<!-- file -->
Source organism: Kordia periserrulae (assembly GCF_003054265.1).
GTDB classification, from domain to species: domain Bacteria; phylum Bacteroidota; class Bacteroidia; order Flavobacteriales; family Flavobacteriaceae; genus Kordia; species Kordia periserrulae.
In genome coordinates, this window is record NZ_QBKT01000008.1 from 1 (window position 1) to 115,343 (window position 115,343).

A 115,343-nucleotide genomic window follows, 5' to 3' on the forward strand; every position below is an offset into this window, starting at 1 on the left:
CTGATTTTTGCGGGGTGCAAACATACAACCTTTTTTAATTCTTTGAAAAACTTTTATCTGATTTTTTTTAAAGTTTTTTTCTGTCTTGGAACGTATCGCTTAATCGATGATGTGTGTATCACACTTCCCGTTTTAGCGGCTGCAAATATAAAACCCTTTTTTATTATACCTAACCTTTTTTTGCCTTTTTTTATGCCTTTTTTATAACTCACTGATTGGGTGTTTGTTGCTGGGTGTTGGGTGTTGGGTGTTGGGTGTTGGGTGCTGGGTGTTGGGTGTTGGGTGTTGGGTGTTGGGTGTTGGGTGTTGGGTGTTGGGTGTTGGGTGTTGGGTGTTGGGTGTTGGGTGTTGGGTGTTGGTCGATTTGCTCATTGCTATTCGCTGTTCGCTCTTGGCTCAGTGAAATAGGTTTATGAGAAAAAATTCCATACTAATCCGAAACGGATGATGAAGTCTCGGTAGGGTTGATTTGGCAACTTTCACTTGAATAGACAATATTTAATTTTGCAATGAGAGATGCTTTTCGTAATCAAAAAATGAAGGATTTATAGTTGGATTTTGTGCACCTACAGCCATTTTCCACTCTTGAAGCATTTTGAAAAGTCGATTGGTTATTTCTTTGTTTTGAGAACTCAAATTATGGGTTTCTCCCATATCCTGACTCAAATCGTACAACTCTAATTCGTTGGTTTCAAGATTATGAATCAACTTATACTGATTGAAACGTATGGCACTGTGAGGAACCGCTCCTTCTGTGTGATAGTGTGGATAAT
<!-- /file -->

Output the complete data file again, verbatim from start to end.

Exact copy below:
Source organism: Kordia periserrulae (assembly GCF_003054265.1).
GTDB classification, from domain to species: domain Bacteria; phylum Bacteroidota; class Bacteroidia; order Flavobacteriales; family Flavobacteriaceae; genus Kordia; species Kordia periserrulae.
In genome coordinates, this window is record NZ_QBKT01000008.1 from 1 (window position 1) to 115,343 (window position 115,343).

A 115,343-nucleotide genomic window follows, 5' to 3' on the forward strand; every position below is an offset into this window, starting at 1 on the left:
CTGATTTTTGCGGGGTGCAAACATACAACCTTTTTTAATTCTTTGAAAAACTTTTATCTGATTTTTTTTAAAGTTTTTTTCTGTCTTGGAACGTATCGCTTAATCGATGATGTGTGTATCACACTTCCCGTTTTAGCGGCTGCAAATATAAAACCCTTTTTTATTATACCTAACCTTTTTTTGCCTTTTTTTATGCCTTTTTTATAACTCACTGATTGGGTGTTTGTTGCTGGGTGTTGGGTGTTGGGTGTTGGGTGTTGGGTGCTGGGTGTTGGGTGTTGGGTGTTGGGTGTTGGGTGTTGGGTGTTGGGTGTTGGGTGTTGGGTGTTGGGTGTTGGGTGTTGGGTGTTGGGTGTTGGTCGATTTGCTCATTGCTATTCGCTGTTCGCTCTTGGCTCAGTGAAATAGGTTTATGAGAAAAAATTCCATACTAATCCGAAACGGATGATGAAGTCTCGGTAGGGTTGATTTGGCAACTTTCACTTGAATAGACAATATTTAATTTTGCAATGAGAGATGCTTTTCGTAATCAAAAAATGAAGGATTTATAGTTGGATTTTGTGCACCTACAGCCATTTTCCACTCTTGAAGCATTTTGAAAAGTCGATTGGTTATTTCTTTGTTTTGAGAACTCAAATTATGGGTTTCTCCCATATCCTGACTCAAATCGTACAACTCTAATTCGTTGGTTTCAAGATTATGAATCAACTTATACTGATTGAAACGTATGGCACTGTGAGGAACCGCTCCTTCTGTGTGATAGTGTGGATAAT